Press Release

IACHR Calls on States to Protect the Rights of Venezuelans Who Return to their Country During the COVID-19 Pandemic

May 16, 2020

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Washington, D.C. – Through its Rapid and Integrated Response Coordination Unit on the COVID-19 Pandemic, the Inter-American Commission on Human Rights (IACHR) calls on States to protect the rights of Venezuelans who have voluntarily returned or who wish to return to Venezuela in the context of this pandemic.

Through its different mechanisms, the IACHR has been informed of the dramatic situation faced by thousands of Venezuelans around the Americas whose lives have been profoundly affected by the pandemic. This has led many of them to opt for a return to Venezuela by land, in precarious conditions that make them even more vulnerable. This situation disproportionately affects specific social groups—such as migrants who are women, children and adolescents, and older adults—who are further exposed to the risk of violence and exploitation along their migration routes.

The Commission observes that some countries in the Americas have put up discriminatory barriers to prevent Venezuelans from accessing financial aid and other benefits granted to mitigate the effects of the pandemic, which include unemployment and homelessness. The Commission is also concerned about the fact that some local governments are reportedly using the context of the COVID-19 pandemic to publicly and repeatedly urge Venezuelans to return to their country of origin, which may affect these individuals’ free consent when making the decision to return and may also exacerbate xenophobia against them.

The IACHR has been informed that, during the journey back to Venezuela, these individuals find obstacles that worsen their plight and increase their risk of infection with COVID-19. For example, temporary closures of regular border crossings between Peru, Ecuador, and Colombia force Venezuelans to gather by the side of the relevant roads or in overcrowded improvised shelters. It also leads migrants to look for irregular routes, known as trochas, where they face attacks or forced recruitment into illegal armed groups.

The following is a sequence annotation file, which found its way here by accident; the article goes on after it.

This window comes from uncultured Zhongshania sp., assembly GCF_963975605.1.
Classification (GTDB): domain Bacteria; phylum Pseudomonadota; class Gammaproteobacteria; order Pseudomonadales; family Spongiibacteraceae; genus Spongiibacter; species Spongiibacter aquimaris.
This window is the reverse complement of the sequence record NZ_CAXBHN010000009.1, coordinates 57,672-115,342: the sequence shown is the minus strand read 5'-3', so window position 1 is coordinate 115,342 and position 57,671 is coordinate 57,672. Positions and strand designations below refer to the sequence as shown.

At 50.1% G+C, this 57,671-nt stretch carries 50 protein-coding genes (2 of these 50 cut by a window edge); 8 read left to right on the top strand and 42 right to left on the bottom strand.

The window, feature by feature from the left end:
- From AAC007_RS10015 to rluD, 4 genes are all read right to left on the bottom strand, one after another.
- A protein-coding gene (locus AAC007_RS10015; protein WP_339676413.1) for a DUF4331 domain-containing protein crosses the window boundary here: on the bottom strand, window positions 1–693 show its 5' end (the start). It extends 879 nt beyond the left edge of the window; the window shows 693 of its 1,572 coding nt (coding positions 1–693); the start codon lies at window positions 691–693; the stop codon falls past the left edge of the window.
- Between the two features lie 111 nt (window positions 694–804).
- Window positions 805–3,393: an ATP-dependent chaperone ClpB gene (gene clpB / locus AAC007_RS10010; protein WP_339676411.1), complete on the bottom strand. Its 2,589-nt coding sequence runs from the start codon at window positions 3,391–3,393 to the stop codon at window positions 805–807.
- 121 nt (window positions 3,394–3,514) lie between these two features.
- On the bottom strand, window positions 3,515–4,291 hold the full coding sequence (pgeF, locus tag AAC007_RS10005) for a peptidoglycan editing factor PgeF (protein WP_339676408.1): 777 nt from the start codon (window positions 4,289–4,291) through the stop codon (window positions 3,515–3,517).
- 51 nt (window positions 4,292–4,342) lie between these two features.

The Commission has further received information about how individuals who manage to cross regular border checkpoints between Colombia and Venezuela reach unhygienic shelters in the Venezuelan states of Táchira, Apure, and Zulia where they need to comply with the isolation and quarantine measures in place. According to civil society organizations active in the area, these shelters—usually in schools and other educational facilities—are overcrowded and do not provide sufficient food or permanent access to drinking water.

The IACHR has also been able to verify through publicly available reports that high officials of the Venezuelan government have made stigmatizing comments about individuals who return to Venezuela in the context of the COVID-19 pandemic. Certain officials have reportedly said that these returns are caused by “karma” and that returning migrants are “camouflaged fascists and coup supporters” and therefore deserve no assistance. The IACHR strongly rejects these discriminatory messages, which further worsen the delicate situation of returned migrants, as well as creating a hostile environment for the protection of human rights in Venezuela.